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LeonieSoSleepy Mon 27-Jul-09 21:33:51

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beesonmummyshead Mon 27-Jul-09 21:50:08

thank you all, it is nice to know i'm not alone, and according to my mum, i was exactly the same type of child/toddler and I have now got my comeuppance grin (without boasting, I have always sailed through education and now have a good, well paid career). I have a sister 4.5 years younger than me, and we are very good friends, so I was considering having my second child with the same sort of age gap.

Those of you who told me your dc2 was worse than your dc1. shock I might never bd again!!

blueshoes Mon 27-Jul-09 23:02:51

I fully agree with angel's and others' description of a high needs child. ssd, both my children were high needs from babies and in fact got easier when they were toddlers, but were still far more demanding than the garden variety child at any age.

bees, I thought lightning would not strike twice, but it did. There is a 3 year age gap between dd and ds, mainly because I was getting on in age. Around the 2 year mark, I felt psychologically able to consider having another - it coincided with dd getting relatively more manageable compared to her baby years once she started sleeping through.

Nursery helped (for her and to give me a break to get back to work!). I think you should consider this, if you can afford it.

The best thing for her, however, was ds. Once ds got to around 18 months, they started playing together like you never believe it. And they leave me alone - finally, except when I have to mediate in disputes. They are thick as thieves. My dd found an outlet for her mothering instincts and my ds found a constant playmate.

Your dd WILL get easier when she gets older, cross my heart.

blueshoes Mon 27-Jul-09 23:06:02

Hormones, it is lovely to read your story.

Your dd1 sounds really sweet - just like my dd, who at 5 years' old only ever wants to be a mother when she grows up.

As for your more laidback children, do you find that their personalities as babies followed them into adulthood and if so, in what way did it show in later life? I am just curious, being a laid back baby myself (according to my mother).

hmc Mon 27-Jul-09 23:19:05

Hmmm - I think we tend to make our firstborns 'high needs and demanding' - I know I certainly did by fussing over her when she demanded my attention. You have more time when you just have one child, and the danger is that you devote that time exclusively to the child in a sort of new mum overly conscientious / keen to get it right kind of way!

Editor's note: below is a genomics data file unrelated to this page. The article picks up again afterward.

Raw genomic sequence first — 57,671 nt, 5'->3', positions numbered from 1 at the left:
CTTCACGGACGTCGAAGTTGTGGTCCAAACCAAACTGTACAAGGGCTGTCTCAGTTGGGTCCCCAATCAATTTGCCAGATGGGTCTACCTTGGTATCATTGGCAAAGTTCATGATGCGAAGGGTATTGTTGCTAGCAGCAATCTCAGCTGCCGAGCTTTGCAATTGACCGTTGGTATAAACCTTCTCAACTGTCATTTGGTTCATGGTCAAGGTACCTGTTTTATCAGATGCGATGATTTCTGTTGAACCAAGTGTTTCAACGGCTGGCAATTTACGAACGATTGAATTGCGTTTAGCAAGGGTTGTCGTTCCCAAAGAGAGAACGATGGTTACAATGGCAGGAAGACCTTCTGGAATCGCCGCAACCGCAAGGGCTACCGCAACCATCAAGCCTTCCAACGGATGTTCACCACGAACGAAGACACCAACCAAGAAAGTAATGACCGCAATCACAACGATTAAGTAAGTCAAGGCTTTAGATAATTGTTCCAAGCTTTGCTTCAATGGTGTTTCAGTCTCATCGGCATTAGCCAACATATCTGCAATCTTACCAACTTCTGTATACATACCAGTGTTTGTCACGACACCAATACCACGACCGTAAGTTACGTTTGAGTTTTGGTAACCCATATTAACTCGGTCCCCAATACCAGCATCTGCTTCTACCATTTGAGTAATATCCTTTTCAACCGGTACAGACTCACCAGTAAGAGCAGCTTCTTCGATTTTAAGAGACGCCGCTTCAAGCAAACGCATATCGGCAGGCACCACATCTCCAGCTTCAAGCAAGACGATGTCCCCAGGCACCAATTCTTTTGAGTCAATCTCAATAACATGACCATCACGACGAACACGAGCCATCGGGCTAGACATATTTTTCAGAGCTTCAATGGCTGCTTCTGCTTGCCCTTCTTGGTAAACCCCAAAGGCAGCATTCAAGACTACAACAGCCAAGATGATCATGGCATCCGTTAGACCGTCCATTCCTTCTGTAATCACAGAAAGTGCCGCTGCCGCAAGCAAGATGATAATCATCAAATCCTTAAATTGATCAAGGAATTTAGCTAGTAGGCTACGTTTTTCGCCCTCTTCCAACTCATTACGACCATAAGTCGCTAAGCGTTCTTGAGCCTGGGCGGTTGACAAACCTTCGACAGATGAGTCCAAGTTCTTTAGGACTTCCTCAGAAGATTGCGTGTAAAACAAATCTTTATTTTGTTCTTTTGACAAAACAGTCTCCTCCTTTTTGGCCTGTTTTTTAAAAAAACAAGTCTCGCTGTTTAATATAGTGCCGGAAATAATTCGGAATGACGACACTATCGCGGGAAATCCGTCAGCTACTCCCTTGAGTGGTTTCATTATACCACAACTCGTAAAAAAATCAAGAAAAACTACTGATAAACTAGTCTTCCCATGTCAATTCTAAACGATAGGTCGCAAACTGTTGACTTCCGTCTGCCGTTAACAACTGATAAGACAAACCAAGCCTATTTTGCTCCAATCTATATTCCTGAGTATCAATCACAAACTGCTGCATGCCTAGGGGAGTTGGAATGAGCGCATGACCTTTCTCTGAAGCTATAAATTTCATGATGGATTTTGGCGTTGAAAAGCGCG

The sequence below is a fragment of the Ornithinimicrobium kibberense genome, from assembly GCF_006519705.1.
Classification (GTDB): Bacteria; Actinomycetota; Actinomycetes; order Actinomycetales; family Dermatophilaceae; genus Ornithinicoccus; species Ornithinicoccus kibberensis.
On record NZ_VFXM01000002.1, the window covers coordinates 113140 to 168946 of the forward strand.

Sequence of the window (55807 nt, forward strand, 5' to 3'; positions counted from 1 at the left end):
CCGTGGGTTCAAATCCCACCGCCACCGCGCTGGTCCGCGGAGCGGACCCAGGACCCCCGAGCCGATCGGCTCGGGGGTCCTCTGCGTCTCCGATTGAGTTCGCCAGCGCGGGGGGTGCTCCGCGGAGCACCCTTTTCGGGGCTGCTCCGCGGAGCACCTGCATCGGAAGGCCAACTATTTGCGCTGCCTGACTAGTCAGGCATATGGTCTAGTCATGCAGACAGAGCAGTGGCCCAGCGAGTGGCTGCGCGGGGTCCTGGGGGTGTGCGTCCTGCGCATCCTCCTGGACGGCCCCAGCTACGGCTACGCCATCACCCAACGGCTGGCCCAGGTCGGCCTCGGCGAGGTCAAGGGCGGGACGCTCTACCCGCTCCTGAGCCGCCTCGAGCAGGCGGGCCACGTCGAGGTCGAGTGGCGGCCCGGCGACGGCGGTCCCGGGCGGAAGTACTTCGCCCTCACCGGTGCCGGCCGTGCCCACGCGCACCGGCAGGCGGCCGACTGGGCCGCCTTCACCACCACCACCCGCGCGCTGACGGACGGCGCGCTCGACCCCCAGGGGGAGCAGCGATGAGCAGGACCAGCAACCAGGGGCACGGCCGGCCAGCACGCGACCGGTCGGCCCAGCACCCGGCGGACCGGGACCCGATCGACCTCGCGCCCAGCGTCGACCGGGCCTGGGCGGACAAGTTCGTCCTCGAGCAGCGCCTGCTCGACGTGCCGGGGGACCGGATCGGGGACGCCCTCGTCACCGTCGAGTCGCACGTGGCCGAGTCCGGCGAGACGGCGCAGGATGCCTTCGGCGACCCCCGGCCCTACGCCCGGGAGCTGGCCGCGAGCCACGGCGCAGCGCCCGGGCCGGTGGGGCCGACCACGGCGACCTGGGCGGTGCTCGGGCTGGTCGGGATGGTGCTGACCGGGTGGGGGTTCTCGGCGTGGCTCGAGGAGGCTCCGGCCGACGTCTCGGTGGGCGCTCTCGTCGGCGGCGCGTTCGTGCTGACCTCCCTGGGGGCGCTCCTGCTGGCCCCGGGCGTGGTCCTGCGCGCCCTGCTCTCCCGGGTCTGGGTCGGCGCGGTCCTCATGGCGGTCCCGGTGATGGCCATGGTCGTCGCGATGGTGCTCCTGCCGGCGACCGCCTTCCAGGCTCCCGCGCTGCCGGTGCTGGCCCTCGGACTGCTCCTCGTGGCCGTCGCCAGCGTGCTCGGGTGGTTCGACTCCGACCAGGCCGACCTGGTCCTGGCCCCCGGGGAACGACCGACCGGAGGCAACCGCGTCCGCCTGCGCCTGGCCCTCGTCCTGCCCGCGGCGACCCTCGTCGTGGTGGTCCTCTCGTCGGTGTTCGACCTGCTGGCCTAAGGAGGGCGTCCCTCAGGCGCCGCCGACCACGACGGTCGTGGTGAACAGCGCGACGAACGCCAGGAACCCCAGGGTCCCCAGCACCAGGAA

Thing is with child number 2 arriving when first born was just 21 months, there were times that I just had to leave second child to it (crying in his cot whilst I finished her bed time story / bath etc)...and hey presto, child number 2 became really good at settling himself to sleep, is great at keeping himself occupied and is really rather self sufficient.

Dd has now improved markedly with age (she has just turned 7)

blueshoes Mon 27-Jul-09 23:28:39

hmc, there may be some of that at work, but I disagree that it was purely a self-inflicted thing with my dd, first born. I did not want or expect ds, my second, to be the same, but he was high needs, though in a different way. And now they are slightly older, I can see it is a function of their specific temperaments why they were the way they were/are as babies/toddlers.

I don't think many people would describe their lives with their babies as 'walking on eggshells', but that phrase was what it was like living with dd and then ds.

It is only on mn that I found kindred souls who went through what I had to. Majority of babies/toddlers, in my real life experience, are a walk in the park in comparison.

But however they come out, they all get better with age. Amen.

hmc Mon 27-Jul-09 23:39:46

Well yes, blueshoes - I take your point entirely. Some children will be 'high needs' irrespective of how they have been parented.

I do think some of them are 'made' that way however..and only feel able to say that because I will personally own up to that particular mistake with my first child. I pointed it out in the hope of reassuring the OP that her second child may well turn out differently since she will be forced to divide her time between two, and this might stop it becoming an issue for child no 2...didn't mean to appear critical or unsupportive

LeonieSoSleepy Tue 28-Jul-09 08:42:58

Message withdrawn

hmc Tue 28-Jul-09 09:49:16

I didn't suggest that you did Leonie, only that it is something that some of us have unintentionally contributed to. Why take it personally?

Hormonesnomore Tue 28-Jul-09 20:04:55

blueshoes - my subsequent children are still laid back & very relaxing to be around - real type 'B' personalities!

hmc - I can see your point - I was only 21 (and really immature) when DD1 was born - I was a child with a child. I was much more relaxed the second & third time around & my inexperience & anxiety obviously made any issues worse. DD1 was such a poor eater - I've never known a baby who didn't like milk (from birth!). She still has a small appetite & will never have a weight problem though. Nursery & school helped with the eating issues when she joined in with the other children & at least I knew then she was getting enough to eat.

bees - I can't recommend nursery enough, if it's possible for you, as children like ours enjoy company so much - 'I'm lonely' was a constant refrain from my daughter. Once she had her brother & sister she loved helping with them, but with hindsight, I'm glad we left the gap we did between her & her siblings - I don't know how I would have coped otherwise.